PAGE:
Instead of attending Mass on Easter morning, my family and I went to the Easter Vigil on Saturday evening, which features, among many fine attributes:

-Seven different Old Testament readings, registering at varying degrees of grimness on the Old Testament Grim O’Meter™

 My brothers went out to obtain pizza to snack on pre-Vigil, during the Butler/Michigan State game. When they returned, and we began eating silly things at a very great rate–things like pepperoni-stuffed breadsticks–my mother said:

MY MOTHER: Boys, why did you get TWO large pizzas?
MY BROTHER BEN: The tomb is empty, Mom.


The next evening, “The Sound of Music” was on the T.V, and I am obliged to watch “The Sound of Music” if it is playing within sight or sound of my person. My mother joined me, and after a time, my father. Neither of them–to my very great astonishment–had ever seen the movie. They had only seen “The Sound of Music” on the stage, when my high school performed it my freshman year, and I played the Reverend Mother. Hahahahahahahahaha!

Anywho, I hadn’t seen the movie in some time, and my mother and I giggled over the Baroness Schräder’s dramatic and thinly-veiled ill will, Maria-ward. She was forever giving Captain Von Trapp or Maria the eyeball for being secretly in love with each other and stuff.


Then there was the scene with the puppetry.

MY MOTHER: This is weird.



On Sunday, my roommate and I decided to go to St. Hyacinth’s Basilica, which is basically the lodestone for Catholic Polish Chicagoans, and light a candle for Poland, and for everyone who died, and their families, and so on, and so forth.

It is a beautiful church.

We arrived right after a Mass had ended, and people were flooding out onto the sidewalk; everyone was dressed as though they had just attended a funeral.  The men wore suits and smoked. Later I would see a woman dressed all in red, with a white jacket, for Poland.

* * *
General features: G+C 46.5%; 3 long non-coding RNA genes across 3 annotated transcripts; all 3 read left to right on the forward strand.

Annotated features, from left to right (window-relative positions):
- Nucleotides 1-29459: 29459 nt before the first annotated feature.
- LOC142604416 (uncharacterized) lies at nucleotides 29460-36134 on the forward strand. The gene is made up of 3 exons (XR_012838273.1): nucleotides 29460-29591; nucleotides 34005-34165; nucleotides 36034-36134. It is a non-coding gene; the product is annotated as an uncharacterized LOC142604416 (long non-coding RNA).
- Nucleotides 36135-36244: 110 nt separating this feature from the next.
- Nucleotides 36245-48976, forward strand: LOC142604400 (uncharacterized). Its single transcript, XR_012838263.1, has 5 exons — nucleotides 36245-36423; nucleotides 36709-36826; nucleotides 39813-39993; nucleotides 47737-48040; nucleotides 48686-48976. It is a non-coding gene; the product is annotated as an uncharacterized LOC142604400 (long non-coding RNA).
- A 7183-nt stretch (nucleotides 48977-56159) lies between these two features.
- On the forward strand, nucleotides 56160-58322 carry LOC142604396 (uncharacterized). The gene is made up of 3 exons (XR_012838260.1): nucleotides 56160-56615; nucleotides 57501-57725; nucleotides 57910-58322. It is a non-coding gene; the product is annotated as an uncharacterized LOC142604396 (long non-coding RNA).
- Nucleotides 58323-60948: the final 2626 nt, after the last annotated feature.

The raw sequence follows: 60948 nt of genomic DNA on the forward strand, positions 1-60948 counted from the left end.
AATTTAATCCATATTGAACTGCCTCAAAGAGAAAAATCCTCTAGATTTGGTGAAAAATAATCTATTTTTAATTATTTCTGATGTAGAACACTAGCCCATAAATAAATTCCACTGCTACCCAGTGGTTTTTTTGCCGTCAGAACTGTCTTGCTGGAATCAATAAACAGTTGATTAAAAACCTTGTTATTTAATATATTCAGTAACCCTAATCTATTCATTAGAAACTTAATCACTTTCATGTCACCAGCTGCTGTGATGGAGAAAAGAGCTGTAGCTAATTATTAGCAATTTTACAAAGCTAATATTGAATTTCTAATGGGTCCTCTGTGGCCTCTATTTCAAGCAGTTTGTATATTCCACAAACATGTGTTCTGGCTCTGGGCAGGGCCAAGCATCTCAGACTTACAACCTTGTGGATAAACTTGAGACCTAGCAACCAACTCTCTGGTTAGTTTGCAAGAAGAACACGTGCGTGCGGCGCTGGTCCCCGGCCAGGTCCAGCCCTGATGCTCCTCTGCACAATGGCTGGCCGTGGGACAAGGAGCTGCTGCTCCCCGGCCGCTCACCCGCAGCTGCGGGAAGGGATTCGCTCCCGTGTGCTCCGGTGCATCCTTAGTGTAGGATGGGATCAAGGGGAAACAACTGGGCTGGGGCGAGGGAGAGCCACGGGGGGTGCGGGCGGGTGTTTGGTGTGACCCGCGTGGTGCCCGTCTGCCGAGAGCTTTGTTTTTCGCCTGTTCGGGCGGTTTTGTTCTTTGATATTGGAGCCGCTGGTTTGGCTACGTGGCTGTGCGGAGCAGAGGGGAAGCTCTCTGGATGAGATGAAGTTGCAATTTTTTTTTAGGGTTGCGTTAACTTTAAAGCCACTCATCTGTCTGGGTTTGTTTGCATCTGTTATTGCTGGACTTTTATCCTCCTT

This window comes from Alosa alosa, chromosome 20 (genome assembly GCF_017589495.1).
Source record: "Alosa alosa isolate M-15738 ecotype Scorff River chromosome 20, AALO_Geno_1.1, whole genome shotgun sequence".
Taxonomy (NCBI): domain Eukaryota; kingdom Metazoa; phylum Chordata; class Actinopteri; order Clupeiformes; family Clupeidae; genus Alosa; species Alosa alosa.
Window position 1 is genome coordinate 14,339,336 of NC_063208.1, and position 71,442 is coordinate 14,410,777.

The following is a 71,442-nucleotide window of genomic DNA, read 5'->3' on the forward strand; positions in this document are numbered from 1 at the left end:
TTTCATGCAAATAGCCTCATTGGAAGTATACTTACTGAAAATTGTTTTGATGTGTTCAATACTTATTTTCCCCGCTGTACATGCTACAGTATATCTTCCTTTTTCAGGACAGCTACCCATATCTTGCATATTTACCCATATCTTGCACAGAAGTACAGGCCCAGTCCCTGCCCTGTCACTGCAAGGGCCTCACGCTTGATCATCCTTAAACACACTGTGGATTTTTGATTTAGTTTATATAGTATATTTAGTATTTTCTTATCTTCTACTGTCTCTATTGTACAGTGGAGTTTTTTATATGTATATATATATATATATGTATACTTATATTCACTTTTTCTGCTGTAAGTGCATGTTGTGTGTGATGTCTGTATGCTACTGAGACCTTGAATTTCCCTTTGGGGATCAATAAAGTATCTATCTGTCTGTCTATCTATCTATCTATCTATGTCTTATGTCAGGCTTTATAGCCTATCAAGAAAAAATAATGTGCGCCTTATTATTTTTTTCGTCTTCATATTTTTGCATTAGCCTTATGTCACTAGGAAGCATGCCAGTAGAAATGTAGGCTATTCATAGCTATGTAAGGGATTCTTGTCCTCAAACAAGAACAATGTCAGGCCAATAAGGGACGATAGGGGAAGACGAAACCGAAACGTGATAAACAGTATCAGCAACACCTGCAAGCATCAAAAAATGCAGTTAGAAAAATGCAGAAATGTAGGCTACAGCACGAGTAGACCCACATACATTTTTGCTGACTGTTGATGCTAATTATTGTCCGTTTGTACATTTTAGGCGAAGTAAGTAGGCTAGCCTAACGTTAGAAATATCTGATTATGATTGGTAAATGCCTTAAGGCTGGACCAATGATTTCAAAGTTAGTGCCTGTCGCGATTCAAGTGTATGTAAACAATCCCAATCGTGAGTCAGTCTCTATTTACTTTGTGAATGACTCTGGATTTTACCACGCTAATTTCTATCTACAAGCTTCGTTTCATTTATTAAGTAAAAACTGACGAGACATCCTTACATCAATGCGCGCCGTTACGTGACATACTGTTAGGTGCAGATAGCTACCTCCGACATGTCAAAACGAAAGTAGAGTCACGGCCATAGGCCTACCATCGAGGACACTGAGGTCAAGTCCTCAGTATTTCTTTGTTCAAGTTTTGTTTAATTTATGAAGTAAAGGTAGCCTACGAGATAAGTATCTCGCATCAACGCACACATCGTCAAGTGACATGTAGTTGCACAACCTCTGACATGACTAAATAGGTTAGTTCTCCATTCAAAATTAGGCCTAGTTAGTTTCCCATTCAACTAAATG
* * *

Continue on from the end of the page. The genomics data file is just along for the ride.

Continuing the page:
We made our way inside. The church has several side alcoves. In one of them, a baby was being baptized, in Polish.

When we finally seated ourselves in a front pew, and after we prayed, we looked around. People sat in the pews, talking softly, and so did we. We decided that we did not know what we would feel, were we the people of Poland. The closest I can imagine is how I felt after 9/11, the hot-edged this is the most terrible; but that is different.

In front of us, an elderly gentleman hung matted drawings of John Paul II on the wall. This is true.

Outside, news crews were filming. People were singing, but I don’t know what. The Polish national anthem?

The Polish national anthem, for the record, is entitled: “Poland Is Not Yet Lost”.


Around the block from the church is a Polish bar. They had the door propped open, and many voices floated out onto the street. “Dancing Queen” was playing.

JESSICA AND I: Everyone grieves differently!


We decided that JPII was waiting for the Polish delegation to arrive at the gates of heaven.

JPII: Comrades! Come and drink a cup of grog with me!

J/K, he would never call them comrades! He defeated Communism!


So! Science, right?

1. They’ve gone and discovered a new element! It doesn’t have a name yet, but it’s being called “ununseptium” until they do, which is, quoth the NYT, “a very unwhimsical Latinate placeholder that refers to the element’s atomic number, 117.”

ME: You’re nothing but an unwhimsical Latinate placeholder.
YOU: Boohoohhohhoohoo!

They discovered it by smashing calcium isotopes and the element berkelium together.


2. Need I say it?

The Large Hadron Collider is finally, sort of officially and at half-speed, up and running.


This week has been a real whopper already. A whirl-i-gig. A fiddle-stick.

YOU: A whoop-te-doozle?
ME: No.



Fountains, for instance,
have a periphery
at some distance
from the spray.
On nice days
idle people circle
all the way around
the central spout.
They do not get wet.
They do not get hot.

Kay Ryan


Filed under Kay Ryan, Math and Science: General, My Parents, My Roommate, Poetry, Stirring World Events